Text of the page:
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Climbers step up in One Oxford Centre to benefit American Lung Association |

Climbers step up in One Oxford Centre to benefit American Lung Association

| Sunday, March 16, 2014 9:00 p.m

If all goes well, Shaney Enck will scale 897 steps in just less than nine minutes.

Enck, 12, of Saxonburg will lead her team but probably won’t be the first to the top.

“We had one guy last year who made it up in five minutes,” said Maggie Fromm, 24, of the North Shore. “And the first responders in full gear will be right behind him.”

More than 470 people have registered for the eighth annual “Fight for Air” Climb at One Oxford Centre on Saturday.

Runners dash up the Downtown skyscraper to benefit the American Lung Association. As of Friday, the campaign collected about 40 percent of its $150,000 fundraising goal through a combination of individual, team and corporate sponsors.

Fromm, a first-time runner and development manager at the association, encouraged climbers of all abilities to participate. Awards will be given.

Dianne McMaster, 50, of North Huntingdon said she climbed all 45 floors in 18 minutes last year. She didn’t practice, so this year she and 19 others started meeting on weekends to climb the University of Pittsburgh’s Cathedral of Learning.

Enck set the pace for Team Zada for the past three years.

“She has so much energy,” said her mother and association committee member, Stacey Enck, 44. “We lost my dad, her Zada, to lung cancer four years ago. He probably contracted it from smoking, even though he quit 15 years before the diagnosis.”

With his death, the Encks dedicated themselves to educating others.

“Even if you quit, there’s no guarantee you dodge that bullet,” Stacey Enck said.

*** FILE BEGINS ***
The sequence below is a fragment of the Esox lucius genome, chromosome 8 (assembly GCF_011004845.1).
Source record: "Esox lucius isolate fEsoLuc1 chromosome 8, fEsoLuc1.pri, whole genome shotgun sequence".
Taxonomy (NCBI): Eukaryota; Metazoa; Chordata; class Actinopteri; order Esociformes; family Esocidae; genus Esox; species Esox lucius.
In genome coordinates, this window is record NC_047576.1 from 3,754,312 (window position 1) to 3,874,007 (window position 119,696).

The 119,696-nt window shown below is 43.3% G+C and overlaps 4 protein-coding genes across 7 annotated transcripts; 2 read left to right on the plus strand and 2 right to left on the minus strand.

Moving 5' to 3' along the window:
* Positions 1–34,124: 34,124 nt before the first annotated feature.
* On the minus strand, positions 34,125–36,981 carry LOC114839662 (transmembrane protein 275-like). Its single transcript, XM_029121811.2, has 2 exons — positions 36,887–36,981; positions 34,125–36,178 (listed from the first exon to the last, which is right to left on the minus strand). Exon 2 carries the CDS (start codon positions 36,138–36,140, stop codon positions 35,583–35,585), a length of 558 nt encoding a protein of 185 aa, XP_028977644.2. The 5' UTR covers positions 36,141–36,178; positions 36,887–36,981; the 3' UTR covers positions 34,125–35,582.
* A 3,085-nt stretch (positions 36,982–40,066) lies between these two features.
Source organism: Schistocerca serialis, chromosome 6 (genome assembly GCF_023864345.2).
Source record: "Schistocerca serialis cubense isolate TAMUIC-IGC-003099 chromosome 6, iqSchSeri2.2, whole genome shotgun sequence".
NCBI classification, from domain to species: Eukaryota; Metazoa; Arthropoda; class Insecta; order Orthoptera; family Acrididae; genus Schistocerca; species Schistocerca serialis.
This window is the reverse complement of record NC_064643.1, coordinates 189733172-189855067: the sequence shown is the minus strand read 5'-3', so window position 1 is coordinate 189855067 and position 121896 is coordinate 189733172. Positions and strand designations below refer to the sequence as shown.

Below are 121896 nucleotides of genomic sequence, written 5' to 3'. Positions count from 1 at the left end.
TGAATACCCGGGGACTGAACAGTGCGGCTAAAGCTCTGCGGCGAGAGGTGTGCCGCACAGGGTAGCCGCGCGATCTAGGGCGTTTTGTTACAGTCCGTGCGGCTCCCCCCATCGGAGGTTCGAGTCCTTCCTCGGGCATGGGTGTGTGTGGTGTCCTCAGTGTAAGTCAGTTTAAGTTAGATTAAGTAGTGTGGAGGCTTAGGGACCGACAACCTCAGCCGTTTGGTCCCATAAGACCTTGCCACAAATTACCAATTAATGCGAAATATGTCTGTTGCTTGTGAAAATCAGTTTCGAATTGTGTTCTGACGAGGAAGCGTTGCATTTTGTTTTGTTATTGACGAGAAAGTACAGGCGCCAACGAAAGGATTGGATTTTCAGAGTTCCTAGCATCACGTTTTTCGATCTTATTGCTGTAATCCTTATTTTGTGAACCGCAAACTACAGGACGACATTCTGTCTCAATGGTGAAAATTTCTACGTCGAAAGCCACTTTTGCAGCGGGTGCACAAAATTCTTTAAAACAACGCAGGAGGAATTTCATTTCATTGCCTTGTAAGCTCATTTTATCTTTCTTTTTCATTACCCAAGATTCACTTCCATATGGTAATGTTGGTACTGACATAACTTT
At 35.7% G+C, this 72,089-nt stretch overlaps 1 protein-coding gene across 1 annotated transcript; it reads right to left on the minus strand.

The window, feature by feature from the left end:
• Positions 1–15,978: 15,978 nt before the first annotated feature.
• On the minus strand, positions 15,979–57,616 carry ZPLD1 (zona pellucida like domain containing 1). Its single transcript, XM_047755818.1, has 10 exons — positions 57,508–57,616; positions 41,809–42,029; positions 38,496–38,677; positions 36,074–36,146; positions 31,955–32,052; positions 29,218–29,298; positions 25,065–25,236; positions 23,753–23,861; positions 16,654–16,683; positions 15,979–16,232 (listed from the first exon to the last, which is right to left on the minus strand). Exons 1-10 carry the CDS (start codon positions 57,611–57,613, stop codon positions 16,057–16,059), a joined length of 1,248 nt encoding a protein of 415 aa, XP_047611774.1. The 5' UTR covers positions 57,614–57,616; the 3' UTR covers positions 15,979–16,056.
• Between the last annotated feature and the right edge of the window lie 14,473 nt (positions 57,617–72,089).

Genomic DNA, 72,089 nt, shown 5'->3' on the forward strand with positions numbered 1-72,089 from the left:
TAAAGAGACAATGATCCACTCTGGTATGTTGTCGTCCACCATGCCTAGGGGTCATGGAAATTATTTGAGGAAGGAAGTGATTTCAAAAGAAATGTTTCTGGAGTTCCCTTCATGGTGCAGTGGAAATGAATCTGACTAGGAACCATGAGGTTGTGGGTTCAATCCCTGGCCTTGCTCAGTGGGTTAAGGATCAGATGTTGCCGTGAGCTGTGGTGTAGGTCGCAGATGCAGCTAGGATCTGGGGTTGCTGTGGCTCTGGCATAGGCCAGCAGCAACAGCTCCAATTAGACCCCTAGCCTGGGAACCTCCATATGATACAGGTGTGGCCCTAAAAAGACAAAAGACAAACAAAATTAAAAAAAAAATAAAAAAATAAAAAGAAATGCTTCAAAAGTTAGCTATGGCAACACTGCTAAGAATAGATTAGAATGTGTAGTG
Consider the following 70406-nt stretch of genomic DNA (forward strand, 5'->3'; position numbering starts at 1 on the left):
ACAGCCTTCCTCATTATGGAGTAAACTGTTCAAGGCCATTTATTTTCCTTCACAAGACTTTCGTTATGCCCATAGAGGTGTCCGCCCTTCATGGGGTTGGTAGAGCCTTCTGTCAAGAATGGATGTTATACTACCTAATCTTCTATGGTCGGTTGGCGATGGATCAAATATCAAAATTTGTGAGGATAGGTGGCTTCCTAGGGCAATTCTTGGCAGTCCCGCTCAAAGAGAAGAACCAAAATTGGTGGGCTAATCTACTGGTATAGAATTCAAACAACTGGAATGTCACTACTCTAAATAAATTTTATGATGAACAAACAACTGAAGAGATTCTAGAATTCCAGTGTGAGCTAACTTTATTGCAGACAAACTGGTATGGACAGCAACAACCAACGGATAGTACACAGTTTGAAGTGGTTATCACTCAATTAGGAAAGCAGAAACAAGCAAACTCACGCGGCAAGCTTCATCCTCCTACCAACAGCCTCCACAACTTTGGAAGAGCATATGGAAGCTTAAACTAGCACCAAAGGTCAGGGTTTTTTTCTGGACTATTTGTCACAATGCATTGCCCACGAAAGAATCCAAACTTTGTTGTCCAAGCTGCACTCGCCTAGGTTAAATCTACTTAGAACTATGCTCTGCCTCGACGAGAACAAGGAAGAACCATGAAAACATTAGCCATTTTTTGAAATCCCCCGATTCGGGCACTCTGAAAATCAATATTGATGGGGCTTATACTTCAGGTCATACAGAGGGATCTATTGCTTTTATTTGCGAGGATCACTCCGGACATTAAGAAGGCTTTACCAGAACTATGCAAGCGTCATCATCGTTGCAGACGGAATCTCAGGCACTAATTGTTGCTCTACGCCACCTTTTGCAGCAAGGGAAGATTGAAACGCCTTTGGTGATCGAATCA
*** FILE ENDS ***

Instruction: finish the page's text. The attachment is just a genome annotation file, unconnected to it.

The association holds the event annually to spread awareness about local air quality. Last year was the first time all eight air-quality monitoring sites in Allegheny County met Environmental Protection Agency standards for fine particulate pollution, county officials said Friday.

Seven sites — Avalon, Clairton, North Braddock, Harrison, Lawrenceville, North Park and Fayette — met standards before. Last year was the first year the monitoring site in Liberty met federal standards, according to the county.

Health Director Karen Hacker said in a statement the milestone marks a “huge leap forward” in the county’s efforts to improve air quality. Fine particle pollution, derived from coal-fired power plants, auto emissions and coke works, have long plagued the Mon Valley.

The Pittsburgh region was one of two places outside California to rank among the 25 most polluted in the association’s “State of the Air 2013” report.

In the report, Allegheny County trimmed its average of unhealthy air days to 20.7 from 26.3 in the year prior, but still earned an overall “F” grade. The association’s methodology considers only the worst daily readings from federal monitors, particularly those of Liberty, a borough about 16 miles southeast of Downtown that is downwind of U.S. Steel Corp.’s Clairton Coke Works, the nation’s largest coke plant.

Megan Harris is a staff writer for Trib Total Media. Reach her at 412-388-5815.

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